Judge leans toward AMR bankruptcy exit plan approval

File photo of American Airlines planes
Getty Images
File photo of American Airlines planes

A U.S. bankruptcy judge on Thursday hinted he would approve AMR's bankruptcy exit plan despite the government's challenge to its main component: AMR's planned megamerger with US Airways.

At a hearing at U.S. Bankruptcy Court in Manhattan, Judge Sean Lane held off on confirming the plan for American Airlines' bankrupt parent, but said he found "arguments in favor of confirmation to be fairly persuasive."

"I'd like some time to reflect on them," Lane said.

In a lawsuit filed on Aug. 13, the U.S. Department of Justice sought to block the merger on antitrust grounds, alleging it would create too much consolidation and lead to higher fares for consumers.

At an initial hearing on Aug. 15, Lane voiced hesitation to give his blessing to a plan that might change later, namely through a settlement with the DOJ that could include divestitures.

(Read more: US to block AMR-US Air merger)

Lane ordered the parties to brief him on the best course of action given the DOJ's concerns. The parties filed those briefs last week, and returned to court on Thursday in hopes of getting Lane to budge.

AMR and its creditors' committee argued that Lane's approval of the plan would not conflict with the DOJ lawsuit, which would need to be resolved before the plan could go into effect, regardless of Lane's ruling.

Any divestitures or settlement terms with the DOJ would also require Lane's approval, the parties argued.

Stephen Karotkin, a lawyer for AMR, said the company's key creditors all favor the plan.

"A good barometer for a plan's feasibility is the vote of creditors," Karotkin said at Thursday's hearing.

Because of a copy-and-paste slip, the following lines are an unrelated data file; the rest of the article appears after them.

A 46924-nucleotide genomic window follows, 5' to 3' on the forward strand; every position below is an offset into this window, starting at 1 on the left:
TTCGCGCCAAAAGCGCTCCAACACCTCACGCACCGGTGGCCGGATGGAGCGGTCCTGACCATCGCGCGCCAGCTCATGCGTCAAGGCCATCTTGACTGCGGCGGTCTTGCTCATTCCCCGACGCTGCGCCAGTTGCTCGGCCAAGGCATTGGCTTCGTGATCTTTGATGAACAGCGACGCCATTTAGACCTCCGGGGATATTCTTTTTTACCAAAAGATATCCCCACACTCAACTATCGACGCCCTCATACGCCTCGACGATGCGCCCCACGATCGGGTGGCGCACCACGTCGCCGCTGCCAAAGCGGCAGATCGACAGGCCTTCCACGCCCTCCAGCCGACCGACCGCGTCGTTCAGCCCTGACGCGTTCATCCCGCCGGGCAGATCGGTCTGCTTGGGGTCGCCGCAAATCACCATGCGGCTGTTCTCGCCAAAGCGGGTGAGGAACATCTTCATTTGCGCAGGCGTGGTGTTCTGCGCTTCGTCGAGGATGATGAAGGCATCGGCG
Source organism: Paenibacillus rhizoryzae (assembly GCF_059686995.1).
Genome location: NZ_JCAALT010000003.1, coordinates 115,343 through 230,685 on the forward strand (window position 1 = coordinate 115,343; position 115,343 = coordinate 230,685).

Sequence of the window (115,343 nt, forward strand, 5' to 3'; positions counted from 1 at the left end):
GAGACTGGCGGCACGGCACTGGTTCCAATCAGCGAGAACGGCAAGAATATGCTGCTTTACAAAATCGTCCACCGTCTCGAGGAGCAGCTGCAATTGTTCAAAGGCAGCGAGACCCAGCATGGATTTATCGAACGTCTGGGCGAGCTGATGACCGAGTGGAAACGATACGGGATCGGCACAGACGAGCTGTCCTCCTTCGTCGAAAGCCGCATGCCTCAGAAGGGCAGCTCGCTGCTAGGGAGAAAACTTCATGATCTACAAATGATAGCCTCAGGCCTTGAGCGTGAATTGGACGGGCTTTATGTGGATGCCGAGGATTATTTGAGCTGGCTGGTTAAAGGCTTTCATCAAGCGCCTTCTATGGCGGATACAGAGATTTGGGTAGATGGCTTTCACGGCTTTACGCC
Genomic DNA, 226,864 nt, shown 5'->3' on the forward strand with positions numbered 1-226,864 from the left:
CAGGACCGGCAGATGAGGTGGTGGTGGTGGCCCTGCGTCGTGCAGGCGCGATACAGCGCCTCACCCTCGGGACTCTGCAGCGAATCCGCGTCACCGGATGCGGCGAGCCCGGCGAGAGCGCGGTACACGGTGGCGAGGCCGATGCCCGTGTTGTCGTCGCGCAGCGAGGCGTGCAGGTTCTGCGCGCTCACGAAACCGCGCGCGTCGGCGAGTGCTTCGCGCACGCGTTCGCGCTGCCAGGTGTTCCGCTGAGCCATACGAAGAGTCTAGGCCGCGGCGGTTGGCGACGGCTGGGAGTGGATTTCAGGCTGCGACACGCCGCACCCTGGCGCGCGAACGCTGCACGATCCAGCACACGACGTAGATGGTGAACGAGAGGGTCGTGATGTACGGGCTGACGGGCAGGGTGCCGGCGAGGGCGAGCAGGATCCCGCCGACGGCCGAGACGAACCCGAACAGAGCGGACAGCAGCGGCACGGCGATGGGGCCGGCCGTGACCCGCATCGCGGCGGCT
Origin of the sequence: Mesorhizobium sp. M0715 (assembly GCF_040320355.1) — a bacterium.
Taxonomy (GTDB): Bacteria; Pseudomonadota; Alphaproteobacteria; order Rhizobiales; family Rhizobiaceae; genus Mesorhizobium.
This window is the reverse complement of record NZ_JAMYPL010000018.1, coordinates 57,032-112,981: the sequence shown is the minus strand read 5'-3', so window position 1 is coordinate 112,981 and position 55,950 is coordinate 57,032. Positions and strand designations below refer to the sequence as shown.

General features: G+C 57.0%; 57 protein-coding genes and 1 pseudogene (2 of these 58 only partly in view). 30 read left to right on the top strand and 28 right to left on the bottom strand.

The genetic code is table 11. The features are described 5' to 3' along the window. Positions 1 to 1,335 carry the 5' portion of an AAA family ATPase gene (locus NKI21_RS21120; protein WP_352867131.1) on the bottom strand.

Mike Trevino, a spokesman for American Airlines, said the company was "pleased" that the judge "found our arguments ... persuasive," and reaffirmed the company will focus its attention on the DOJ lawsuit and pushing for a November trial date.

If the Justice Department succeeds in blocking the merger it would put AMR's restructuring back at square one, requiring it to forge new strategies for paying back creditors.

AMR shareholders, who stand to receive a 3.5 percent stake in the new entity under the merger, would likely be wiped out under any plan that excludes a merger, restructuring experts say. Most of AMR's key creditors, including its unionized workers, support the tie-up.

(Read more: DOJ: No fast trail on airline merger)

Only one constituency voiced opposition to confirmation: a group of plaintiffs in a separate antitrust lawsuit against US Airways. That group argued that the plan is not feasible because of the litigation surrounding it.

The DOJ antitrust suit will take months to resolve, and possibly longer if it goes to trial.

Shares of US Airways, which have fallen since the Justice Department suit, were up 4.6 percent to $16.05. AMR Corp was up 8 percent to $3.30 in over-the-counter trading.

S&P Capital IQ raised its rating on US Airways to "strong buy" from "buy", citing reports the two carriers and the Justice Department were open to settling the government complaint seeking to block the merger.

"We think the merger should not have been blocked, and believe it is feasible that the divestiture of slots at Reagan National will help reach a settlement," equity analyst Jim Corridore said in a note to clients.

—By Reuters.